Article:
Texas-based Cullen/Frost Bankers (NYSE:CFR) recently reported results from its second quarter. Last quarter we saw that results were heavily weighed down by the bank's exposure to the energy sector. Now that energy prices have started to bounce back, was the bank able to show an improvement in its results? Let's dig in to find out.
Cullen/Frost Bankers Q2: the raw numbers
|Metric||Q2 2016||Q2 2015||Change %|
|Net interest income||$230.2 million||$220.1 million||
|Non-interest income||$78 million||$79 million||(1.2%)|
|Net income||$69.5 million||$71.1 million||(2.3%)|
What happened with Cullen/Frost Bankers this quarter?
The bank's top and bottom lines held relatively steady year over year, which is a decent result considering the tough operating environment.
A few more details about the quarter:
- Returns on average assets was 0.99% Returns on common equity was 9.70%. That was down slightly from the 1.03% and 10.34%, respectively, that the bank recorded in the year-ago period.
- Average loans rose 2.5% to $11.5 billion.
- Average deposits increased 1.3% to $24 billion.
- The bank continues to be well capitalized, as common equity Tier 1, Tier 1, and total risk-based capital ratios were 11.90%, 12.73%, and 14.36%, respectively, at quarter's end.
- Net interest margin rose by 10 basis points year over year to 3.57%.
- Non-interest expense increased by 3.6% to $179.4 million.
- Book value per share rose to $48.22, up 11.7% from the same quarter last year.
The big news this quarter was that provisions for loan losses came in at $9.2 million -- which is a substantial decrease from the $28.5 million in the first quarter of 2016. Net charge-offs were $21.4 million, much more than the $2.5 million we saw during the first quarter. Non-performing assets also dropped to $89.5 million during the period, down sharply from $180 million in the first quarter.
Earlier in the quarter management also announced that it would be increasing its quarterly dividend payment by a penny to $0.54. That marks the 23rd straight annual increase.
What management had to say
CEO Phil Green was very pleased with the bank's performance this quarter:
Frost has emerged from the challenges of recent quarters in a good position because of the approach we take to underwriting business and working with customers. Our provision for loan losses has declined by 68% from the last quarter, and our non-performing assets were cut in half. Our second quarter results show that by sticking to our core principles, Frost continues to address the challenges facing our industry.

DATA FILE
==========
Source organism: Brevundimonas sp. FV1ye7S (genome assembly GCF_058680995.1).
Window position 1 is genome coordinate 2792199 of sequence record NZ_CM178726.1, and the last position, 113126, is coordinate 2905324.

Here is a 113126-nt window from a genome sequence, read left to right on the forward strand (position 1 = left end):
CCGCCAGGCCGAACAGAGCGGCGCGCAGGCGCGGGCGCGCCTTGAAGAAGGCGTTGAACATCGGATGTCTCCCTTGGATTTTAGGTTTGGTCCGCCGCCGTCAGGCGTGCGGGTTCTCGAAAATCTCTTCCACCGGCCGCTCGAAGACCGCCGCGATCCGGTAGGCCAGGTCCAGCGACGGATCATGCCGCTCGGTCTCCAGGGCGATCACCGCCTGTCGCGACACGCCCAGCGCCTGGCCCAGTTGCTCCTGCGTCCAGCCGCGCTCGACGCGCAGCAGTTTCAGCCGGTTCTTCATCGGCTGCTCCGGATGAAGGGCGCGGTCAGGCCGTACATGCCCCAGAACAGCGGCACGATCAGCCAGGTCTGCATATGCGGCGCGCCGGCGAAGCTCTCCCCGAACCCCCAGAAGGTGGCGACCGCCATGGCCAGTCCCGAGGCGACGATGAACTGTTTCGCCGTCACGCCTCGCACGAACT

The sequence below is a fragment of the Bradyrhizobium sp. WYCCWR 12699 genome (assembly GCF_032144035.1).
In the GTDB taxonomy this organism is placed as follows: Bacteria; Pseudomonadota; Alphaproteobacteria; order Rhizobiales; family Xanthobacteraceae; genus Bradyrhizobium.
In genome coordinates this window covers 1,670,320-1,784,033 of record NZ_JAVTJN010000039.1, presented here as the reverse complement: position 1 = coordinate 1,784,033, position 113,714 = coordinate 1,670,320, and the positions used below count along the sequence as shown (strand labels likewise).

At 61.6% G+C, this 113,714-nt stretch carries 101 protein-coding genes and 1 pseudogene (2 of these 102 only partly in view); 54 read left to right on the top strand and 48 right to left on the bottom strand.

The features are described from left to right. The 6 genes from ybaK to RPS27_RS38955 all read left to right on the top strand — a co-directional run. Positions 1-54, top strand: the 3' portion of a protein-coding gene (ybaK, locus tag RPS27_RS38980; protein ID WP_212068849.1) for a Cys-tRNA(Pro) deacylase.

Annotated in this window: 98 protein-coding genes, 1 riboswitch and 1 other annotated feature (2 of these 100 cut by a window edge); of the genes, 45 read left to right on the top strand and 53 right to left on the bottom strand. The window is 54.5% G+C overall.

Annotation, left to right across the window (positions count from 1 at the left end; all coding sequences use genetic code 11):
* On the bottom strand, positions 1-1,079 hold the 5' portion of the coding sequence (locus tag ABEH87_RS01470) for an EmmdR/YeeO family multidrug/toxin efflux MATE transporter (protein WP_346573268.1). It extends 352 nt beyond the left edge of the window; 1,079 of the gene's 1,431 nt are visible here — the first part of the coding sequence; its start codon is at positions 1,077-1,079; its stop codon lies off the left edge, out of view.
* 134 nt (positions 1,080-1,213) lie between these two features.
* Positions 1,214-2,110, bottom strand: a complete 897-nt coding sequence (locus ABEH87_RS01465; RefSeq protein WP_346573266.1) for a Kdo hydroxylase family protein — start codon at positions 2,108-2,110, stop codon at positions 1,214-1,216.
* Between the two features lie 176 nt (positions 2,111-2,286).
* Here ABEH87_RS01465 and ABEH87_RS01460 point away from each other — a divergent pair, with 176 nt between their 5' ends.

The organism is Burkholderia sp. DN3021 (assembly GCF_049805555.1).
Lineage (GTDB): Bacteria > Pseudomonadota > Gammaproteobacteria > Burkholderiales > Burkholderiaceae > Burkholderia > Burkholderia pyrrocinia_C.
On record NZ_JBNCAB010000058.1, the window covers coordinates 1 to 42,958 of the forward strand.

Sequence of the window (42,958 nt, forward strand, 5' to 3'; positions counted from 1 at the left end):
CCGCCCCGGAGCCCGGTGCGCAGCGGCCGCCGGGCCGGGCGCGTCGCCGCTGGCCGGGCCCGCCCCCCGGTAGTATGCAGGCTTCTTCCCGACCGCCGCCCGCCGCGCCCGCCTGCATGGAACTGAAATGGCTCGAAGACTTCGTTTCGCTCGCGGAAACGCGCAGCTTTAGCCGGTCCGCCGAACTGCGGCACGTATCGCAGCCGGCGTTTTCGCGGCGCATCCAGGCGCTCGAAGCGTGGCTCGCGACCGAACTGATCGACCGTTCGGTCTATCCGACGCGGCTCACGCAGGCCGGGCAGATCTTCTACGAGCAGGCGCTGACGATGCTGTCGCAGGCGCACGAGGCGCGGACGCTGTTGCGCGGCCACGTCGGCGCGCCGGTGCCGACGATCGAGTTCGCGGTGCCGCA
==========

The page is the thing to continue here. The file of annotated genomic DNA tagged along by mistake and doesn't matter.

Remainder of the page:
The price of oil has bounced back from its January lows, but it still remains at a depressed level. There's no telling where it might head next, but the huge downward movement in non-performing assets hints that banks have already seen the worst of the energy hit.
That's especially true when you consider that Cullen/Frost isn't the only bank reporting better numbers this quarter from the energy rebound. BOK Financial, another regional bank with a lot of energy exposure, recently reported that its loan loss provisions fell by $20 million this quarter. BOK Financial also said it expects to see that number decline into the third and fourth quarter, assuming that commodity markets remain relatively stable.
If the energy markets have indeed stabilized, then Cullen/Frost looks well positioned to continue its 148-year history of doing what it does best -- delighting its customers, growing with the Texas economy, and sharing its prosperity with investors.
Brian Feroldi has no position in any stocks mentioned. The Motley Fool recommends Cullen/Frost Bankers. Try any of our Foolish newsletter services free for 30 days. We Fools may not all hold the same opinions, but we all believe that considering a diverse range of insights makes us better investors. The Motley Fool has a disclosure policy.